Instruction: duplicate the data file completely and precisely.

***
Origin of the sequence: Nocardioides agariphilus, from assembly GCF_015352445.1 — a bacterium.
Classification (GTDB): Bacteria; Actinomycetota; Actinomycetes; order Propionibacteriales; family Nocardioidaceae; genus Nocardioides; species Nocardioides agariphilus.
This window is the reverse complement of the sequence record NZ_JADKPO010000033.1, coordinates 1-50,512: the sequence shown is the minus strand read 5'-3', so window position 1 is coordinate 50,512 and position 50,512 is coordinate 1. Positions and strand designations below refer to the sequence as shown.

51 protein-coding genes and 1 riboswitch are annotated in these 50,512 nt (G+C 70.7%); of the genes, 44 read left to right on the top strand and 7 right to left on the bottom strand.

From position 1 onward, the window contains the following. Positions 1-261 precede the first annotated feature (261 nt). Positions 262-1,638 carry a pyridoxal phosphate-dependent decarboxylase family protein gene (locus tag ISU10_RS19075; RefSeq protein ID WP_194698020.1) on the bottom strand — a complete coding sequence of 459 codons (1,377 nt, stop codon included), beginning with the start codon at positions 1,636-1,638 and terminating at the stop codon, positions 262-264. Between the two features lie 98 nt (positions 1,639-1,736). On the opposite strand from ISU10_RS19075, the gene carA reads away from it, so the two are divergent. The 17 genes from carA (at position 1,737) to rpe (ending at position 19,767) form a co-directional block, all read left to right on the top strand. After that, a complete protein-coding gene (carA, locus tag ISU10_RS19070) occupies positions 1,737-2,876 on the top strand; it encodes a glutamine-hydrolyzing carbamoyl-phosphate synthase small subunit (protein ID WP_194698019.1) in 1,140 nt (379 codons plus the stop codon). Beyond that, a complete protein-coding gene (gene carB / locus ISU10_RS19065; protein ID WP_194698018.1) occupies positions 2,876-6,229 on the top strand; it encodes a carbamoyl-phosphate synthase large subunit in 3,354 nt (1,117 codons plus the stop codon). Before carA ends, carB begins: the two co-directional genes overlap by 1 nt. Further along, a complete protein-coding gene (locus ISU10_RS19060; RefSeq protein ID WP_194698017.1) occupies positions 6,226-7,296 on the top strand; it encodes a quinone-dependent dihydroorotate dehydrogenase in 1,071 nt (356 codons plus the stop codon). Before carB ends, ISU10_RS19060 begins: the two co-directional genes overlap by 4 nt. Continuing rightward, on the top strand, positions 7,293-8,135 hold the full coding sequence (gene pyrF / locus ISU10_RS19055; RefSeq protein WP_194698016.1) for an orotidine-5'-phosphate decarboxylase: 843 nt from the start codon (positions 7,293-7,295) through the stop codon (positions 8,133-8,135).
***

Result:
Origin of the sequence: Nocardioides agariphilus, from assembly GCF_015352445.1 — a bacterium.
Classification (GTDB): Bacteria; Actinomycetota; Actinomycetes; order Propionibacteriales; family Nocardioidaceae; genus Nocardioides; species Nocardioides agariphilus.
This window is the reverse complement of the sequence record NZ_JADKPO010000033.1, coordinates 1-50,512: the sequence shown is the minus strand read 5'-3', so window position 1 is coordinate 50,512 and position 50,512 is coordinate 1. Positions and strand designations below refer to the sequence as shown.

51 protein-coding genes and 1 riboswitch are annotated in these 50,512 nt (G+C 70.7%); of the genes, 44 read left to right on the top strand and 7 right to left on the bottom strand.

From position 1 onward, the window contains the following. Positions 1-261 precede the first annotated feature (261 nt). Positions 262-1,638 carry a pyridoxal phosphate-dependent decarboxylase family protein gene (locus tag ISU10_RS19075; RefSeq protein ID WP_194698020.1) on the bottom strand — a complete coding sequence of 459 codons (1,377 nt, stop codon included), beginning with the start codon at positions 1,636-1,638 and terminating at the stop codon, positions 262-264. Between the two features lie 98 nt (positions 1,639-1,736). On the opposite strand from ISU10_RS19075, the gene carA reads away from it, so the two are divergent. The 17 genes from carA (at position 1,737) to rpe (ending at position 19,767) form a co-directional block, all read left to right on the top strand. After that, a complete protein-coding gene (carA, locus tag ISU10_RS19070) occupies positions 1,737-2,876 on the top strand; it encodes a glutamine-hydrolyzing carbamoyl-phosphate synthase small subunit (protein ID WP_194698019.1) in 1,140 nt (379 codons plus the stop codon). Beyond that, a complete protein-coding gene (gene carB / locus ISU10_RS19065; protein ID WP_194698018.1) occupies positions 2,876-6,229 on the top strand; it encodes a carbamoyl-phosphate synthase large subunit in 3,354 nt (1,117 codons plus the stop codon). Before carA ends, carB begins: the two co-directional genes overlap by 1 nt. Further along, a complete protein-coding gene (locus ISU10_RS19060; RefSeq protein ID WP_194698017.1) occupies positions 6,226-7,296 on the top strand; it encodes a quinone-dependent dihydroorotate dehydrogenase in 1,071 nt (356 codons plus the stop codon). Before carB ends, ISU10_RS19060 begins: the two co-directional genes overlap by 4 nt. Continuing rightward, on the top strand, positions 7,293-8,135 hold the full coding sequence (gene pyrF / locus ISU10_RS19055; RefSeq protein WP_194698016.1) for an orotidine-5'-phosphate decarboxylase: 843 nt from the start codon (positions 7,293-7,295) through the stop codon (positions 8,133-8,135).